The Bearsden and Milngavie fair trade group had a stall in the foyer of one of my local supermarkets. The supermarket already stocks and sells Fairtrade products, but that was an opportunity for the Bearsden and Milngavie fair trade group to highlight not only the work that the supermarket is doing but, more important, the work that Fairtrade does to support farmers and producers all around the world.
I cannot not mention the Balmore Trust coach house, in my constituency, which was set up over 25 years ago, long before most folk understood what fair trade is. The Balmore Trust coach house has raised more than £1 million through selling fairly trade goods—that is £1 million raised in my constituency. [Applause.] More important, that £1 million has been reinvested in farmers and workers around the world to give them a decent wage for a decent day’s work.
There are other initiatives across my constituency that have been trailblazers, including Fairtrade nurseries. In the past couple of years, we have begun to take those for granted. We have seen Fairtrade flags outside our primary schools, and we are increasingly hearing about Fairtrade nurseries. Those were piloted in East Dunbartonshire, and their success ensured that we now see them throughout Scotland.
Another thing that was piloted in East Dunbartonshire in 2010 is school uniforms made from fairly traded cotton. I have talked about that before in Parliament, and the work that some of my constituents have done on that has been really important. It goes back to what I said earlier about fair trade reaching across generations. When a child goes to primary school and everything—right down to the basics of their uniform—comes with a Fairtrade label on it, that means that our youngest children are talking about what fair trade means. They now have Fairtrade school uniforms as well as Fairtrade footballs.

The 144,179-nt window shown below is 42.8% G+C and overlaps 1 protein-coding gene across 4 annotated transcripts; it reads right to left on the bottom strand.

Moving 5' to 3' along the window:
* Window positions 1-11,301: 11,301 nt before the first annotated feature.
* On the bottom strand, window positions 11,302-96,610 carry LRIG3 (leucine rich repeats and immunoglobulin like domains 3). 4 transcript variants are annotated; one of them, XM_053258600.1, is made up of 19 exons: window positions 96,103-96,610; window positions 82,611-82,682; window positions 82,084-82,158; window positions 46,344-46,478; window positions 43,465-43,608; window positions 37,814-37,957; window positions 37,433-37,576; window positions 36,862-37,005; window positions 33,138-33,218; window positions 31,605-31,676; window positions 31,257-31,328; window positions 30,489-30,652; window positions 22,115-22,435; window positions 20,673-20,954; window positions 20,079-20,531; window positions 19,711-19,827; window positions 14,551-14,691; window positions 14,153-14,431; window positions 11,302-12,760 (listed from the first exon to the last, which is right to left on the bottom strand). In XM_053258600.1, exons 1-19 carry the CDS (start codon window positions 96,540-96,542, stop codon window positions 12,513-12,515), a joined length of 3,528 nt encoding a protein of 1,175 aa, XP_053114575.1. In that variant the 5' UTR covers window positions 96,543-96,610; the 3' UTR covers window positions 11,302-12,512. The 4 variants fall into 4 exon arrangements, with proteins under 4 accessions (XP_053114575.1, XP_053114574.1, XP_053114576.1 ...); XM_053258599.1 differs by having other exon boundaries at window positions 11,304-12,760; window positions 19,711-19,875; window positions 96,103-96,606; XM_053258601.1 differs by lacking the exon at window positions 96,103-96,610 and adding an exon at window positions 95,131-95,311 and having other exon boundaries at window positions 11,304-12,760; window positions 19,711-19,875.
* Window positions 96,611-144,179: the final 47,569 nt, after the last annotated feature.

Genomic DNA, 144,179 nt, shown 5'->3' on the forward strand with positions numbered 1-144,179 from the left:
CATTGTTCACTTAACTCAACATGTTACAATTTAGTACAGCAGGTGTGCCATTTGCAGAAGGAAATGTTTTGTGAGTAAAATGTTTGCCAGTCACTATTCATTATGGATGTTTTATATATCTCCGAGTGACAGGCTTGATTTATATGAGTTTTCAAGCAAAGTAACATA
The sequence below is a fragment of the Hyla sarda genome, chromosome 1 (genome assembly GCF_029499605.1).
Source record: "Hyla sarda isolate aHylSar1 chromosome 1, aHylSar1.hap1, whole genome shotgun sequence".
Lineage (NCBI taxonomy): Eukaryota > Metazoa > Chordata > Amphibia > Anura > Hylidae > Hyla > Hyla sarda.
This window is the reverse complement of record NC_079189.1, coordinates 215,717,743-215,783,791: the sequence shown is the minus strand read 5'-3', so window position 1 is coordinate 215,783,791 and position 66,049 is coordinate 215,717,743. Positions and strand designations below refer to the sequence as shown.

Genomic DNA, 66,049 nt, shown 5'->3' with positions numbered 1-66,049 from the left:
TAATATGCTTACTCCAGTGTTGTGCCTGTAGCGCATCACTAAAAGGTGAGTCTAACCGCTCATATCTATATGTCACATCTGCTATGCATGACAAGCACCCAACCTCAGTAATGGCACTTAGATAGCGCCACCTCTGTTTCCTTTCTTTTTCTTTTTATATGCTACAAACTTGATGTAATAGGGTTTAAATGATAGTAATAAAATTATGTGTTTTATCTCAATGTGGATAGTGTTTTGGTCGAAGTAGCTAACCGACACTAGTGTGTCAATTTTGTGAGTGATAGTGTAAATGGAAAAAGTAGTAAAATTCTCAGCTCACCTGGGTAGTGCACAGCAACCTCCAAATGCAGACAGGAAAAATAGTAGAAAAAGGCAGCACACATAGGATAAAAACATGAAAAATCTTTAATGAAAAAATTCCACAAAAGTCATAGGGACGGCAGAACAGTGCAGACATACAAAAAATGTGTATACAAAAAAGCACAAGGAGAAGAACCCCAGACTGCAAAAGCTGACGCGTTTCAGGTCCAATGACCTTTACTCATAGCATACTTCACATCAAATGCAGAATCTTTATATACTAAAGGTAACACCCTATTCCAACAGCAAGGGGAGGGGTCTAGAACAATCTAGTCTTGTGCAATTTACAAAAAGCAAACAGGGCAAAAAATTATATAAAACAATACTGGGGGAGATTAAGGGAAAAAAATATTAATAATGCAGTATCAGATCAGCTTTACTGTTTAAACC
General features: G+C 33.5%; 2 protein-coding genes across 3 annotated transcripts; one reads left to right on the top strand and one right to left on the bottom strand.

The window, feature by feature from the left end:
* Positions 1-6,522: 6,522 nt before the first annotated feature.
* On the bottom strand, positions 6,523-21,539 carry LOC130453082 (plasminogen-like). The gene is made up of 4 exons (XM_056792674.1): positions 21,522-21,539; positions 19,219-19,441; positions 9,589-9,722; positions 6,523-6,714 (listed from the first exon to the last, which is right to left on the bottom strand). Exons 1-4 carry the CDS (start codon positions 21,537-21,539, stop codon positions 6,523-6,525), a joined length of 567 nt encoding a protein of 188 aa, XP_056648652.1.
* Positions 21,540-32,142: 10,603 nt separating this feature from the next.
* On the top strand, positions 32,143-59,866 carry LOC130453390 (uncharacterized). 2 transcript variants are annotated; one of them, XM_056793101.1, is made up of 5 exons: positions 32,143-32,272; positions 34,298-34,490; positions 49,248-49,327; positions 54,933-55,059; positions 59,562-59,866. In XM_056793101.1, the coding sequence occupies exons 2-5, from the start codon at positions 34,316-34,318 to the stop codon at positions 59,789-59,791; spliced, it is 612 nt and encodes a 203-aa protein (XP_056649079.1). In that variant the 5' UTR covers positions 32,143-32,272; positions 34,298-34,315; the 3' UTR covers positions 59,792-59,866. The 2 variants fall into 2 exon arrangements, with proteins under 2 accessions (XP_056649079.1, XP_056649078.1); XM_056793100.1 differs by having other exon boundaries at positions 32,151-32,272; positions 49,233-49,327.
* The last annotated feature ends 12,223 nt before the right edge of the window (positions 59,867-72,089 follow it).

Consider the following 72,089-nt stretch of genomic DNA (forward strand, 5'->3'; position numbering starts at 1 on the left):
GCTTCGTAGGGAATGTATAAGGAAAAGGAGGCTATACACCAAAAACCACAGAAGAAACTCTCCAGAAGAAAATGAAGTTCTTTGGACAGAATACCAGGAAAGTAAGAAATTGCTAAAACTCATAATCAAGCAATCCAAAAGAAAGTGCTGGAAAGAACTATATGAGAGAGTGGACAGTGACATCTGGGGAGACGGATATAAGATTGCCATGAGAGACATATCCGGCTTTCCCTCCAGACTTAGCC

I remember the day that I was made a minister. When you are made a minister, you get all the abuse—the Opposition parties do not single anyone else out—but I got no abuse and the Labour Party members commented on the fact that, just the week before, I had been at a Fairtrade event for Fairtrade footballs. However, I have gone off at a tangent there.
When our young people go to school and find that their school uniform has a Fairtrade label on it, and they play football with a Fairtrade football, that is really important. They are learning at the earliest stage that, no matter how much we talk about injustice and inequalities in Scotland, when they wear their school uniform and play with their football, those have not been made by child labour in other parts of the world. That is a very important lesson for our young folk to learn. That is in no way to downplay the inequalities that exist in Scotland, but it puts into perspective for our young folk how awful life can be for young people around the world.
I took part in the Procurement Reform (Scotland) Bill debate, although procurement is not really my subject. Nevertheless, it was important—in that debate and in the resulting act—that we talked about ethical procurement and fair trade in procurement. Perhaps that is one of the best examples of how this Parliament and this Government understand that, through fair trade, we can ensure that everything that we do is done with respect for people not just here in Scotland but around the world. [Applause.]
I hope that you feel that you were suitably indulged, and not just because part of your constituency was in mine before the boundary changes.
I welcome this debate on encouraging fair trade in Scotland and congratulate Fiona McLeod on securing it. I join her in congratulating all the individuals and businesses who have endeavoured to support farmers and producers around the world and who have endorsed the fair trade ethos. That involves, of course, ensuring that the process of producing goods protects workers’ conditions and that the trade of those goods preserves the workers’ environment and supports them financially.